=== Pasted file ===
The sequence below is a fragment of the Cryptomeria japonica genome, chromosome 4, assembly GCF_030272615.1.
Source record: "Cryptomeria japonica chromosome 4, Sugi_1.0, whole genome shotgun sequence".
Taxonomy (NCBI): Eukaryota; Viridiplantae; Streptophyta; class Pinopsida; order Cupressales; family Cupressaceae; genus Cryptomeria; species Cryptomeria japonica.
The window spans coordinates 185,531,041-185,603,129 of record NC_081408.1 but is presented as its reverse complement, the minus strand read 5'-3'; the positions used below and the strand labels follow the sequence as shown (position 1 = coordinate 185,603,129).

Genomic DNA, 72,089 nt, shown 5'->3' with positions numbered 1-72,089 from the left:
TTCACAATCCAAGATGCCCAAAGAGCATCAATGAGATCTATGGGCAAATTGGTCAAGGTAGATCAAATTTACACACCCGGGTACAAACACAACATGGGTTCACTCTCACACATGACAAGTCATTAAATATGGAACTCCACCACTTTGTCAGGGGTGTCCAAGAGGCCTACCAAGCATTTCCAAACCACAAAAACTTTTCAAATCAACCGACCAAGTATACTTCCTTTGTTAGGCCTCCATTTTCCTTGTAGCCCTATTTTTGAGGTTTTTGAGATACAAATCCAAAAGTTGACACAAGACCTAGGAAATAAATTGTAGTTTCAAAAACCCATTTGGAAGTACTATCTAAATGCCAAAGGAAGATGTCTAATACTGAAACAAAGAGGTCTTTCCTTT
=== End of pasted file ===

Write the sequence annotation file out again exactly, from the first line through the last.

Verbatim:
The sequence below is a fragment of the Cryptomeria japonica genome, chromosome 4, assembly GCF_030272615.1.
Source record: "Cryptomeria japonica chromosome 4, Sugi_1.0, whole genome shotgun sequence".
Taxonomy (NCBI): Eukaryota; Viridiplantae; Streptophyta; class Pinopsida; order Cupressales; family Cupressaceae; genus Cryptomeria; species Cryptomeria japonica.
The window spans coordinates 185,531,041-185,603,129 of record NC_081408.1 but is presented as its reverse complement, the minus strand read 5'-3'; the positions used below and the strand labels follow the sequence as shown (position 1 = coordinate 185,603,129).

Genomic DNA, 72,089 nt, shown 5'->3' with positions numbered 1-72,089 from the left:
TTCACAATCCAAGATGCCCAAAGAGCATCAATGAGATCTATGGGCAAATTGGTCAAGGTAGATCAAATTTACACACCCGGGTACAAACACAACATGGGTTCACTCTCACACATGACAAGTCATTAAATATGGAACTCCACCACTTTGTCAGGGGTGTCCAAGAGGCCTACCAAGCATTTCCAAACCACAAAAACTTTTCAAATCAACCGACCAAGTATACTTCCTTTGTTAGGCCTCCATTTTCCTTGTAGCCCTATTTTTGAGGTTTTTGAGATACAAATCCAAAAGTTGACACAAGACCTAGGAAATAAATTGTAGTTTCAAAAACCCATTTGGAAGTACTATCTAAATGCCAAAGGAAGATGTCTAATACTGAAACAAAGAGGTCTTTCCTTT